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Norton Sound Women Gather to Discuss Environmental Health
WOMEN FROM AROUND WESTERN ALASKA came together in Nome last week for the 2nd Norton Sound Indigenous Women’s Gathering.
Though its scope was broad, the conference centered on environmental health. It was organized by Anchorage-based non-profit Alaska Community Action on Toxics, or ACAT, a group founded 20 years ago to assist to communities across the state dealing with environmental contamination.
Norton Sound Health Corporation co-hosted the gathering, providing meeting space and ample refreshments for the women who attended, many of whom had flown in from surrounding villages. Over the course of three days, more than a dozen women shared troubling stories from their communities and talked about the changes they’d like to see.
Vi Waghiyi is ACAT’s Environmental Health and Justice Program Director, but she likes to introduce herself as a Yup’ik grandmother from Savoonga. ACAT has worked on St. Lawrence Island for as long as the group has existed, studying contamination from abandoned military sites as well as the accumulation of toxins in traditional foods like seal and walrus.
Waghiyi says empowering women to take action on environmental health makes sense, and for many, herself included, the work is very personal:
“It’s natural for women to be caretakers. We nurture our children; we take care of our families. These women are leaders already, they just need a springboard.”
That idea was echoed by conference participant Darlene Katchatag, originally from Elim:
“I started thinking about contaminants when I became a mother. I’ve been a mother for 32 years. You know how you just want the best for your children? You just want your children to be the healthiest, so you try your best to protect them.”
Katchatag grew concerned about the high rates of cancer in her hometown, particularly in families who fished near a former military airfield. She was one of the two dozen women who attended ACAT’s first Norton Sound gathering, in January 2015.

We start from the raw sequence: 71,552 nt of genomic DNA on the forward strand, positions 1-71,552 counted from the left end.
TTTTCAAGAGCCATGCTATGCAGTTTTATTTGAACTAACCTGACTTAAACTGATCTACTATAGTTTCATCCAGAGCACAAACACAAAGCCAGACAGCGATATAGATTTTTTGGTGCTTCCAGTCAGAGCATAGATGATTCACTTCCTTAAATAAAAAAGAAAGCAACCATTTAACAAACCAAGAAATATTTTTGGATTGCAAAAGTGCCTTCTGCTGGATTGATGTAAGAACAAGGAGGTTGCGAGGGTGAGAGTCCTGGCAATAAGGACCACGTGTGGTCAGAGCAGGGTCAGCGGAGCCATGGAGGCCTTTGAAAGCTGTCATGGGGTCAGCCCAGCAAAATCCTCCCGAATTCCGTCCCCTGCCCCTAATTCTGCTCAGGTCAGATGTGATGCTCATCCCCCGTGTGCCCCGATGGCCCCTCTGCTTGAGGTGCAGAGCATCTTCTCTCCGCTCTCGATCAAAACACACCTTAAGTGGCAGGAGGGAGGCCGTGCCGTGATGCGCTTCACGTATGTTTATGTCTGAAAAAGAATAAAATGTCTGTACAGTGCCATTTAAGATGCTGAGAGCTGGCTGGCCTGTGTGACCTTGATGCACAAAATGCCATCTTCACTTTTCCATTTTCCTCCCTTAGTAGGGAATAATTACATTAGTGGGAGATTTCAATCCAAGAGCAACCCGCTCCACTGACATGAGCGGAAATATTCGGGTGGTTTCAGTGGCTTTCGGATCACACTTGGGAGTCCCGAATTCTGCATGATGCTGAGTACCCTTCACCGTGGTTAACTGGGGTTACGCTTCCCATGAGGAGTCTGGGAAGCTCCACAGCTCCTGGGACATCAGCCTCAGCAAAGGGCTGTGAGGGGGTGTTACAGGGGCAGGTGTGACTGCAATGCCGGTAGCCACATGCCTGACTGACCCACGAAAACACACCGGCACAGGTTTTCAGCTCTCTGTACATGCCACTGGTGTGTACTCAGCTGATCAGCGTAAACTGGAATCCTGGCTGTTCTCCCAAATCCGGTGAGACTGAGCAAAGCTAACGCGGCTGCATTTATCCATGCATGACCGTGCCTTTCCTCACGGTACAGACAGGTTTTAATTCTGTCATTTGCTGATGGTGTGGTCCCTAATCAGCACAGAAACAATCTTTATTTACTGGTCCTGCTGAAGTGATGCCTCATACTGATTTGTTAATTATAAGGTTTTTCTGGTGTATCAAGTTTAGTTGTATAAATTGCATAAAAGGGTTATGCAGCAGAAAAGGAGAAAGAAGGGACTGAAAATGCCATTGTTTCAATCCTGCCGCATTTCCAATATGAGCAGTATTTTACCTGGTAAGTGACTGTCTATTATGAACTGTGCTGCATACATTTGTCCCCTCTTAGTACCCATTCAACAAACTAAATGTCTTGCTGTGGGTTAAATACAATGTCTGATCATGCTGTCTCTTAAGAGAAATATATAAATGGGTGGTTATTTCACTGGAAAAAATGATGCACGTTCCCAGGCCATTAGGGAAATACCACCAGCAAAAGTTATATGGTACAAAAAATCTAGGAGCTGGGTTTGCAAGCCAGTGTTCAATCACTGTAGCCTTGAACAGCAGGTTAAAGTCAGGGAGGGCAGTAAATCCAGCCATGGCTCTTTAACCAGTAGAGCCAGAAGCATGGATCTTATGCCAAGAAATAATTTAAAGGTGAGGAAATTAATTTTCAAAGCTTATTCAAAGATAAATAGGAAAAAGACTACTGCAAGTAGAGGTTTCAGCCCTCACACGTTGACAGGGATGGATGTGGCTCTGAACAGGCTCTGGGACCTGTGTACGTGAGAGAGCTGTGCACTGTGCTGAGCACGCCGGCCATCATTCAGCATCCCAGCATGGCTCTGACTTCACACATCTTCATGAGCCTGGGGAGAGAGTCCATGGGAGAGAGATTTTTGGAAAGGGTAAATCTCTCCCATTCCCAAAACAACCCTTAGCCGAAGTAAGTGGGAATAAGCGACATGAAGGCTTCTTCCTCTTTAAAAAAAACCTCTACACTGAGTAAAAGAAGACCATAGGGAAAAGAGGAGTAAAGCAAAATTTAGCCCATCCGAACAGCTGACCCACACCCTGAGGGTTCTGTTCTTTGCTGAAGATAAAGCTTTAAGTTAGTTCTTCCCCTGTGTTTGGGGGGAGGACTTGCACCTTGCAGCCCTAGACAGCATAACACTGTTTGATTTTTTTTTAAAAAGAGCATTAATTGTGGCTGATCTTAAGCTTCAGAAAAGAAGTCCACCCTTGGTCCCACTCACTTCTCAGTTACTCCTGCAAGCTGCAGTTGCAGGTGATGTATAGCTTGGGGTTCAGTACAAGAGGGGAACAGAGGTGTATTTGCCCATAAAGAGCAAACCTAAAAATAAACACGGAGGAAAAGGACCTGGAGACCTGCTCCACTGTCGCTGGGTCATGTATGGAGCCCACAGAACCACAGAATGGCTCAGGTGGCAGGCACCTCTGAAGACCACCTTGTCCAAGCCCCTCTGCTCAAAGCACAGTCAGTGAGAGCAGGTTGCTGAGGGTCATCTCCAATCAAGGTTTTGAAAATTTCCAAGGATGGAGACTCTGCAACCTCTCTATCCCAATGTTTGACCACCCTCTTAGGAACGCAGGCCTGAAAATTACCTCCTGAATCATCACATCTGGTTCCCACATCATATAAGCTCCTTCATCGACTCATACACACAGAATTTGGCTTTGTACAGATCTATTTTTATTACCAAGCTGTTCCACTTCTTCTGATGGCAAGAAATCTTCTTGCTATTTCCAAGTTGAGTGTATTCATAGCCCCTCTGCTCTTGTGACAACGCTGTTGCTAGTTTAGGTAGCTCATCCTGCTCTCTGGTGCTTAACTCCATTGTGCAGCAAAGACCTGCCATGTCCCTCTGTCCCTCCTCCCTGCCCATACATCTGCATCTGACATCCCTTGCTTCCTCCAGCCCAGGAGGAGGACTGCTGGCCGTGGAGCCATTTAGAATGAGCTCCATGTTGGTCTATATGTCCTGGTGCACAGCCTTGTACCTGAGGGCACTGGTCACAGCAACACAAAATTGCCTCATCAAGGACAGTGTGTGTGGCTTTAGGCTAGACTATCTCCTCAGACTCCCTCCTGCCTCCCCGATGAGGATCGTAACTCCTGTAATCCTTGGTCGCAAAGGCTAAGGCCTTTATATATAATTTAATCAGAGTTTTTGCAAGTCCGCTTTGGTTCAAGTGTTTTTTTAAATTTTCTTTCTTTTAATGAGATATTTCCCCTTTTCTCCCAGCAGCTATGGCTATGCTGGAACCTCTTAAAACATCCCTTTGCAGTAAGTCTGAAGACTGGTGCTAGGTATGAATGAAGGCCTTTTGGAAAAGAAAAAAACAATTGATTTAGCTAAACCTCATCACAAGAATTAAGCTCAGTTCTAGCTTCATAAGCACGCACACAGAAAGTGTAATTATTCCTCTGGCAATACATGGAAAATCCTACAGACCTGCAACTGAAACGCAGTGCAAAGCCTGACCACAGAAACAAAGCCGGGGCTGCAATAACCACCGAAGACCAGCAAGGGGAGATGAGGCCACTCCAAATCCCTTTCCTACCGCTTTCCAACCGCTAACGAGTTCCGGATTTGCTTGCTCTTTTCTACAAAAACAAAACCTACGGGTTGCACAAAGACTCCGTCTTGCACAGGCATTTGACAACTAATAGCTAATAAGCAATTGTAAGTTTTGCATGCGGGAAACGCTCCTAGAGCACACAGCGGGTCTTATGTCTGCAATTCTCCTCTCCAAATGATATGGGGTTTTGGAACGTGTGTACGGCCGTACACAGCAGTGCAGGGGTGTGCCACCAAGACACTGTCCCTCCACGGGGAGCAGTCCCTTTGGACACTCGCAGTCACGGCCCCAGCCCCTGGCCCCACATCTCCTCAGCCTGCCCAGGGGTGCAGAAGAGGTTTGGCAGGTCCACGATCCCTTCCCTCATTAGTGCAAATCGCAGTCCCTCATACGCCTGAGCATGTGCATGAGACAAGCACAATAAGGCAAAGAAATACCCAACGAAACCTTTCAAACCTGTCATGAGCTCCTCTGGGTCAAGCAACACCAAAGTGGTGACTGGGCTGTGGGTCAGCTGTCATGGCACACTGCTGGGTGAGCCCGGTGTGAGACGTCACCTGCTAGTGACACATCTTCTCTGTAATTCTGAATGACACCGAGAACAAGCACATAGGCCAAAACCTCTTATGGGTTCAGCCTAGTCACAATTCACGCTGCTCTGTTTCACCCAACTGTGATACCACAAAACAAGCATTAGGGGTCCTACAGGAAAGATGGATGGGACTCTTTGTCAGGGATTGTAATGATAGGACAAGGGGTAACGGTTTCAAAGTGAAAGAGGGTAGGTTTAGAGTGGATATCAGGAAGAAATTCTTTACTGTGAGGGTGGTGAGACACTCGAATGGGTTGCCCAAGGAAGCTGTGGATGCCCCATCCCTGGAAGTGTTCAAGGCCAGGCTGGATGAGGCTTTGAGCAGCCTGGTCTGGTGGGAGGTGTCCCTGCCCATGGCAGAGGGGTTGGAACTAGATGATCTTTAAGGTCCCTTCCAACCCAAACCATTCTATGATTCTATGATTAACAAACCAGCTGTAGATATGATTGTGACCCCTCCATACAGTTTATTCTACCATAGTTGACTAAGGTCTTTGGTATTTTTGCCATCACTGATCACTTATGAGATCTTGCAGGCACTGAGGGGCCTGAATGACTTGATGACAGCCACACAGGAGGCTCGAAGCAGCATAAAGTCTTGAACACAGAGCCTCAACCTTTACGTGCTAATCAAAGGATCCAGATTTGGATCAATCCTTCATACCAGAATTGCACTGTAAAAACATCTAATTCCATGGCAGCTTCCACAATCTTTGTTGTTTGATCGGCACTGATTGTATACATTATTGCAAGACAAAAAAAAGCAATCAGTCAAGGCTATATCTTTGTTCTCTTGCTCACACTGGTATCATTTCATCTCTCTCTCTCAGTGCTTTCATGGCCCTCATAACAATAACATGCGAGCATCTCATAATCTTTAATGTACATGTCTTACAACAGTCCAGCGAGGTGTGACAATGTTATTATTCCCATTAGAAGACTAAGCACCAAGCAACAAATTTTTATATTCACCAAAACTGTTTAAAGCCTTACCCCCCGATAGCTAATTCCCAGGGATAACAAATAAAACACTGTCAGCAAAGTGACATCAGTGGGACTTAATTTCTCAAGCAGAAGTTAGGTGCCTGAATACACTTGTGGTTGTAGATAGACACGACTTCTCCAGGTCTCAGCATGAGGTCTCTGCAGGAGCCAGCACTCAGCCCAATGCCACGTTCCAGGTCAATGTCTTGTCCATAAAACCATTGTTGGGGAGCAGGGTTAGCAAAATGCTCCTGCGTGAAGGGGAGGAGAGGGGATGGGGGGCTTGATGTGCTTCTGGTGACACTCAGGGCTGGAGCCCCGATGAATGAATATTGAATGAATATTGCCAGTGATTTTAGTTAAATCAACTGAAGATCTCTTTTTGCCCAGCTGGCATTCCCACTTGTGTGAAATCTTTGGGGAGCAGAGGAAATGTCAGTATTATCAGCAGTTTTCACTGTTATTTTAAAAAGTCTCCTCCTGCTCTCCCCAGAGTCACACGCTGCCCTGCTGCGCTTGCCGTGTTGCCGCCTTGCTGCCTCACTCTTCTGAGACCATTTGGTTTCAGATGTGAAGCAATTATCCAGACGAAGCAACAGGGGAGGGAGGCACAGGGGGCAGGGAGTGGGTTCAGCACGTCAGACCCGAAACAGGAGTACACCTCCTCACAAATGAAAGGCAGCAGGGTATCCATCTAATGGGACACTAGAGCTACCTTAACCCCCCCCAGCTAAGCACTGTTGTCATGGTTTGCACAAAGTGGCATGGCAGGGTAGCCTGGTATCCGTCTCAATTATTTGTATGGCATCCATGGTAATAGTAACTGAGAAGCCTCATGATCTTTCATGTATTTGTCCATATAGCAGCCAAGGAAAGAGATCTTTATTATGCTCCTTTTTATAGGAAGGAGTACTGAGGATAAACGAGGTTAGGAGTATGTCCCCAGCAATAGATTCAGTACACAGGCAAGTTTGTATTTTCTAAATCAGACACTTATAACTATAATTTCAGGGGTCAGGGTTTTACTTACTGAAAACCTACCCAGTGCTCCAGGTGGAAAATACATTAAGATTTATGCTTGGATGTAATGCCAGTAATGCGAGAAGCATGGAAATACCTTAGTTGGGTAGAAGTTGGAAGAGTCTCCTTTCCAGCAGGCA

At that first gathering two years ago, the participants drafted a declaration that laid out their concerns, along with a detailed list of suggestions to improve environmental health care in the region. The recommendations included better documentation of cancer and incorporating local knowledge into treatment plans.
The women at this year’s conference reviewed the 2015 declaration and added new ideas. Panels on generational, historical trauma and traditional healing provided context and gave the women opportunities to speak from their own experience.
Family physician and traditional healer Allison Kelliher, originally from Nome, spoke about incorporating traditional knowledge into modern health care and drew a link between environmental toxins and what she calls “toxic experiences.”
Kelliher says bringing people together and giving them a chance to share their stories is part of what makes change happen. She says:
“Hearing personal stories is tremendously powerful. Personal testimonies and individuals’ experience are really what drive people and our behaviors.”
ACAT will use the discussion from this year’s gathering to update the declaration. They hope the document can be used as a tool for health care professionals and lawmakers in Alaska to improve environmental health throughout the state.